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- Radars have occasionally detected breaking Kelvin-Helmholtz (KH) waves under clear-air conditions in the atmospheric boundary layer and in the free troposphere. However, very few direct measurements of such waves within clouds have previously been reported and those have not clearly documented wave breaking. In this article, we present some of the most detailed and striking radar observations to date of breaking KH waves within clouds and at cloud top and discuss their relevance to the issue of cloud-top entrainment, which is believed to be important in convective and stratiform clouds. Aircraft observations reported by Stith suggest that vortex-like circulations near cloud top are an entrainment mechanism in cumuliform clouds. Laboratory and modeling studies have examined possibility that KH instability may be responsible for mixing at cloud top, but direct observations have not yet been presented. Preliminary analyses shown here may help fill this gap. The data presented in this paper were obtained during two field projects in 1991 that included observations from the NOAA Wave Propagation Laboratory's K-band Doppler radar (wavelength = 8.7 mm) and special rawinsonde ascents. The sensitivity (-30 dBZ at 10 km range), fine spatial resolution (375-m pulse length and 0.5 degrees beamwidth), velocity measurement precision (5-10 cm s-1), scanning capability, and relative immunity to ground clutter make it sensitive to non-precipitating and weakly precipitating clouds, and make it an excellent instrument to study gravity waves in clouds. In particular, the narrow beam width and short pulse length create scattering volumes that are cylinders 37.5 m long and 45 m (90 m) in diameter at 5 km (10 km) range. These characteristics allow the radar to resolve the detailed structure in breaking KH waves such as have been seen in photographic cloud images.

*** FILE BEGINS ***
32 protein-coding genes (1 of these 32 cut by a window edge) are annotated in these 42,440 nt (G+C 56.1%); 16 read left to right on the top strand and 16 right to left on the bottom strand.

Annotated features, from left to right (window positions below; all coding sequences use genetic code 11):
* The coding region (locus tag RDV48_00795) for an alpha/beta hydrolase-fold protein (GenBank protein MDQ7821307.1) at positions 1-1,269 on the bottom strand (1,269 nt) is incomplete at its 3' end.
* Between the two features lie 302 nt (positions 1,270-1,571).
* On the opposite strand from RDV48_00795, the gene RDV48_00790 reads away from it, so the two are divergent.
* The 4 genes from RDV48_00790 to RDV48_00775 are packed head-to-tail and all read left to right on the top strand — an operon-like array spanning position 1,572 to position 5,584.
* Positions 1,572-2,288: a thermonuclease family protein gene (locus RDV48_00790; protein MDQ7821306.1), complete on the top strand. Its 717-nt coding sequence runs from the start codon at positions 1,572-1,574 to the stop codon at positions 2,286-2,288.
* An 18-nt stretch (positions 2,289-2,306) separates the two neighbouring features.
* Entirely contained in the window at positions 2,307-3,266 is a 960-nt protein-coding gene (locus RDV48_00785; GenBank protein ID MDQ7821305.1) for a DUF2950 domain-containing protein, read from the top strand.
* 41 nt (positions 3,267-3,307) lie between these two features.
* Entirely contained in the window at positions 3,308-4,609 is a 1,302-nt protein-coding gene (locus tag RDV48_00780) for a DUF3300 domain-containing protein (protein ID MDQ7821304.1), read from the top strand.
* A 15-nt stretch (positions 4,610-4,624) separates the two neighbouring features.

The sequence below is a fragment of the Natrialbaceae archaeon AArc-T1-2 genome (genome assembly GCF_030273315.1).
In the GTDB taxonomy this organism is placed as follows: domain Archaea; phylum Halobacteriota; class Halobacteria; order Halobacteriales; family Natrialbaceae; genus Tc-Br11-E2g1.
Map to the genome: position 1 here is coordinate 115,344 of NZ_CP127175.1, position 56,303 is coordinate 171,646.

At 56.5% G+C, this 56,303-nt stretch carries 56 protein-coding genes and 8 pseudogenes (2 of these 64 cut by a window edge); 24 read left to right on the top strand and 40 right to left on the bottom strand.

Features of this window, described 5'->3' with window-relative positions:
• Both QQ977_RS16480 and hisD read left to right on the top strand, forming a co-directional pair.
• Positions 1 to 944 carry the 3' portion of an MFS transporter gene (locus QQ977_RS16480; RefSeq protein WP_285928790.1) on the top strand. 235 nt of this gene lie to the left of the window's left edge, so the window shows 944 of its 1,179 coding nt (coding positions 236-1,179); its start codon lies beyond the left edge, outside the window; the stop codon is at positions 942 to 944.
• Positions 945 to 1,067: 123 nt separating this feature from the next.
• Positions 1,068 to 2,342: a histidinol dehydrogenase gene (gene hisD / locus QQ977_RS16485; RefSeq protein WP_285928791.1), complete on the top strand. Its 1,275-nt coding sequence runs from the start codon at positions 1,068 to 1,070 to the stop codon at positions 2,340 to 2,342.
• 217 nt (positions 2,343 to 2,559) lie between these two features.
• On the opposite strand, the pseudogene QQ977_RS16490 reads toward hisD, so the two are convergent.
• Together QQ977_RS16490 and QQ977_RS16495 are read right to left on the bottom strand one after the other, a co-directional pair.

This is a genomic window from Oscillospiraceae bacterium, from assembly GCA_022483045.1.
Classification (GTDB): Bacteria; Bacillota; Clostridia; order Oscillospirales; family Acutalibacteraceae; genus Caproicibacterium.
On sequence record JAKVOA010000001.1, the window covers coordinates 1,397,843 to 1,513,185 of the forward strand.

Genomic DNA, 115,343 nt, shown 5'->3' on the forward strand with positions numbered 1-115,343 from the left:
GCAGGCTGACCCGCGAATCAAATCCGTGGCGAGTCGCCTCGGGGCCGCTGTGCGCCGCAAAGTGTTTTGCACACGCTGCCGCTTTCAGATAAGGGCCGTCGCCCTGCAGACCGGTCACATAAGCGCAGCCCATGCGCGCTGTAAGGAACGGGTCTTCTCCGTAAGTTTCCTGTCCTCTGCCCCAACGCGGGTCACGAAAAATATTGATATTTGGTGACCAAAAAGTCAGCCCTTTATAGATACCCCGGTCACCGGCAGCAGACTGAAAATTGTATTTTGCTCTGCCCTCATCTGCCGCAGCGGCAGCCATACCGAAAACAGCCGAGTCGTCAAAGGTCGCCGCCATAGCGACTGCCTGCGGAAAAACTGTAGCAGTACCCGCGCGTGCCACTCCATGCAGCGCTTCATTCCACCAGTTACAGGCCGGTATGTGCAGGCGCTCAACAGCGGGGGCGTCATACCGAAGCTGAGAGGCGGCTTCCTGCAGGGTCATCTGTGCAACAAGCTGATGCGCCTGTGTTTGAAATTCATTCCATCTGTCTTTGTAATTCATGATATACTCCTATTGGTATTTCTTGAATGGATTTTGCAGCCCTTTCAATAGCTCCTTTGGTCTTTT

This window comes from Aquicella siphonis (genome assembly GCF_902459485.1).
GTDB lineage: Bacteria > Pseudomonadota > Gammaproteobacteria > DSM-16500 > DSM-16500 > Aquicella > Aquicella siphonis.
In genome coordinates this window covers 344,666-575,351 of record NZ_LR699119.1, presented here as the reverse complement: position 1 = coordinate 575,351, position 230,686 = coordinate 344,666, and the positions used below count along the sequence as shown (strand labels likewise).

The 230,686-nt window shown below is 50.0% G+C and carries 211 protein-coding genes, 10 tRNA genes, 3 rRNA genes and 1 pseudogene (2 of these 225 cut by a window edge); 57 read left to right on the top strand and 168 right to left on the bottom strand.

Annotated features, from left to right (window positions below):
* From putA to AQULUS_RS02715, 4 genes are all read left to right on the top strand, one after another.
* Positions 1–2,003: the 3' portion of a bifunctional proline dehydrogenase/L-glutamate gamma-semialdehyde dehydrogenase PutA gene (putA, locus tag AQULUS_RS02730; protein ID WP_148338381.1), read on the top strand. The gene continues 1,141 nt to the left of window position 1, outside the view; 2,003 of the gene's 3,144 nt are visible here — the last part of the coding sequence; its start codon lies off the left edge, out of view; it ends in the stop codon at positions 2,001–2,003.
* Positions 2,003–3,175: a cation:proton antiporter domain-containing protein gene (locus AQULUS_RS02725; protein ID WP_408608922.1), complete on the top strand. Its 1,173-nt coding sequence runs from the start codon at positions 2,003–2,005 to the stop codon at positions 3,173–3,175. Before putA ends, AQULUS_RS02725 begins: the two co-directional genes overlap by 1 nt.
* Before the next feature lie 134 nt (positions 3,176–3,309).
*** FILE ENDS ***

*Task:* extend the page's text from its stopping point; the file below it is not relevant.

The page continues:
- NASA Technical Reports Server (NTRS) Collection.
- Document ID: 19940017837.
Accession ID: 94N22310.
NASA. Langley Research Center, The FIRE Cirrus Science Results 1993; p 71-74.
- No Copyright.
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